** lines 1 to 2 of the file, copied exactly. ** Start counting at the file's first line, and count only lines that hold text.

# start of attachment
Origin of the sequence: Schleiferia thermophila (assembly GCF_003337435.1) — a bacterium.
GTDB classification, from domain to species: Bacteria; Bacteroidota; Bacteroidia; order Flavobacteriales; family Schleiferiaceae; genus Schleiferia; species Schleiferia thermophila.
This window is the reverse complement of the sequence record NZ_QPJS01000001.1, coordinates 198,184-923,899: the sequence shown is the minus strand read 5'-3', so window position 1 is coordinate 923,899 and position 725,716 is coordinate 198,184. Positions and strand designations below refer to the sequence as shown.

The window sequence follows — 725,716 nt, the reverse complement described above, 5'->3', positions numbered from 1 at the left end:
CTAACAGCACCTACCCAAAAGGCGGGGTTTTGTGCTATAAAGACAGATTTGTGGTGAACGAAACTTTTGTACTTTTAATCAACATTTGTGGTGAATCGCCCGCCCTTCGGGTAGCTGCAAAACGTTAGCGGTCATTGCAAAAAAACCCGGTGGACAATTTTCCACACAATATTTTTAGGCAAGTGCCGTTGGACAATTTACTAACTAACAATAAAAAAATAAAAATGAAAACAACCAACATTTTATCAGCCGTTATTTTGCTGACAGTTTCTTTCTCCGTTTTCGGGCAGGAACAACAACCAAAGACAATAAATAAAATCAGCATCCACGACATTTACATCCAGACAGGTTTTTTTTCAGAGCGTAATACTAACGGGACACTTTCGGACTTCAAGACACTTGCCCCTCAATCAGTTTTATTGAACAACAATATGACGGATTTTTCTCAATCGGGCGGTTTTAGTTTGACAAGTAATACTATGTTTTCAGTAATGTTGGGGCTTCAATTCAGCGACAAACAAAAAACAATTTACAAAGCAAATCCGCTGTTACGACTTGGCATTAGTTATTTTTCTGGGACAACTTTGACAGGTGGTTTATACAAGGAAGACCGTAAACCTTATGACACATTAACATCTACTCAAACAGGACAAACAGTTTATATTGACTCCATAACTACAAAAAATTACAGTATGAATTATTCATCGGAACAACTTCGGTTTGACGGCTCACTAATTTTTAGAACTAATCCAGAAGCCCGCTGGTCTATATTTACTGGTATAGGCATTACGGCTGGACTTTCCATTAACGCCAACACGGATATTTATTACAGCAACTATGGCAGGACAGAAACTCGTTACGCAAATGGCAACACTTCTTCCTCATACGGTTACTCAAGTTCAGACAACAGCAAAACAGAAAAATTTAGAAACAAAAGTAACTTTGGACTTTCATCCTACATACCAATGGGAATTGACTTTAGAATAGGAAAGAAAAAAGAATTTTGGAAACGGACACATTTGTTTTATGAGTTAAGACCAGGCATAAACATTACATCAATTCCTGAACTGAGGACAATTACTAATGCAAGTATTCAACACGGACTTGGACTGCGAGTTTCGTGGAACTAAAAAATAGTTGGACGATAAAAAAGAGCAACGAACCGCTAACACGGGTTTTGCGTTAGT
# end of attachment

Origin of the sequence: Schleiferia thermophila (assembly GCF_003337435.1) — a bacterium.
GTDB classification, from domain to species: Bacteria; Bacteroidota; Bacteroidia; order Flavobacteriales; family Schleiferiaceae; genus Schleiferia; species Schleiferia thermophila.